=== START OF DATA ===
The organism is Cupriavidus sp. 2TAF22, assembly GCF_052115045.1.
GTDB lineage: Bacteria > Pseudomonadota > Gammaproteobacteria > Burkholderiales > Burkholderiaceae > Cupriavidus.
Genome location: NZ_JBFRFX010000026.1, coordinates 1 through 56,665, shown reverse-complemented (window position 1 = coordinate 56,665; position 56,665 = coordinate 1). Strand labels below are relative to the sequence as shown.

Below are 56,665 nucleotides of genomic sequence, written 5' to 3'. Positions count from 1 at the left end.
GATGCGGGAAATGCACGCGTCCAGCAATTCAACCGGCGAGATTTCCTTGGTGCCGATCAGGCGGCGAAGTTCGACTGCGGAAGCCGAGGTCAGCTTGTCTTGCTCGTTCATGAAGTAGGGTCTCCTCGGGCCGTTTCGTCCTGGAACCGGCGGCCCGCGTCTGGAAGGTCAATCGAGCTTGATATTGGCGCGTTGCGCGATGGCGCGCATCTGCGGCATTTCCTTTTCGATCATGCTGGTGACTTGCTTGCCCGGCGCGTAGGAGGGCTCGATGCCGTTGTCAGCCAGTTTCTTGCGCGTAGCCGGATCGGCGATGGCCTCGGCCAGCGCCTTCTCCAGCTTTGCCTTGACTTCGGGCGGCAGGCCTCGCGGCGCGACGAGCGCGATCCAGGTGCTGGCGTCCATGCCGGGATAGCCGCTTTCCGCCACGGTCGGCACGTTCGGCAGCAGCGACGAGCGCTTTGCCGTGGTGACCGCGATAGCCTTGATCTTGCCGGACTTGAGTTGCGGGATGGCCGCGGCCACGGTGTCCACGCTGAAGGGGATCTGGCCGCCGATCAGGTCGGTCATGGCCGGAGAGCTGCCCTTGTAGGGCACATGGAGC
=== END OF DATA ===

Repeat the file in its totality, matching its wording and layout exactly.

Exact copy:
The organism is Cupriavidus sp. 2TAF22, assembly GCF_052115045.1.
GTDB lineage: Bacteria > Pseudomonadota > Gammaproteobacteria > Burkholderiales > Burkholderiaceae > Cupriavidus.
Genome location: NZ_JBFRFX010000026.1, coordinates 1 through 56,665, shown reverse-complemented (window position 1 = coordinate 56,665; position 56,665 = coordinate 1). Strand labels below are relative to the sequence as shown.

Below are 56,665 nucleotides of genomic sequence, written 5' to 3'. Positions count from 1 at the left end.
GATGCGGGAAATGCACGCGTCCAGCAATTCAACCGGCGAGATTTCCTTGGTGCCGATCAGGCGGCGAAGTTCGACTGCGGAAGCCGAGGTCAGCTTGTCTTGCTCGTTCATGAAGTAGGGTCTCCTCGGGCCGTTTCGTCCTGGAACCGGCGGCCCGCGTCTGGAAGGTCAATCGAGCTTGATATTGGCGCGTTGCGCGATGGCGCGCATCTGCGGCATTTCCTTTTCGATCATGCTGGTGACTTGCTTGCCCGGCGCGTAGGAGGGCTCGATGCCGTTGTCAGCCAGTTTCTTGCGCGTAGCCGGATCGGCGATGGCCTCGGCCAGCGCCTTCTCCAGCTTTGCCTTGACTTCGGGCGGCAGGCCTCGCGGCGCGACGAGCGCGATCCAGGTGCTGGCGTCCATGCCGGGATAGCCGCTTTCCGCCACGGTCGGCACGTTCGGCAGCAGCGACGAGCGCTTTGCCGTGGTGACCGCGATAGCCTTGATCTTGCCGGACTTGAGTTGCGGGATGGCCGCGGCCACGGTGTCCACGCTGAAGGGGATCTGGCCGCCGATCAGGTCGGTCATGGCCGGAGAGCTGCCCTTGTAGGGCACATGGAGC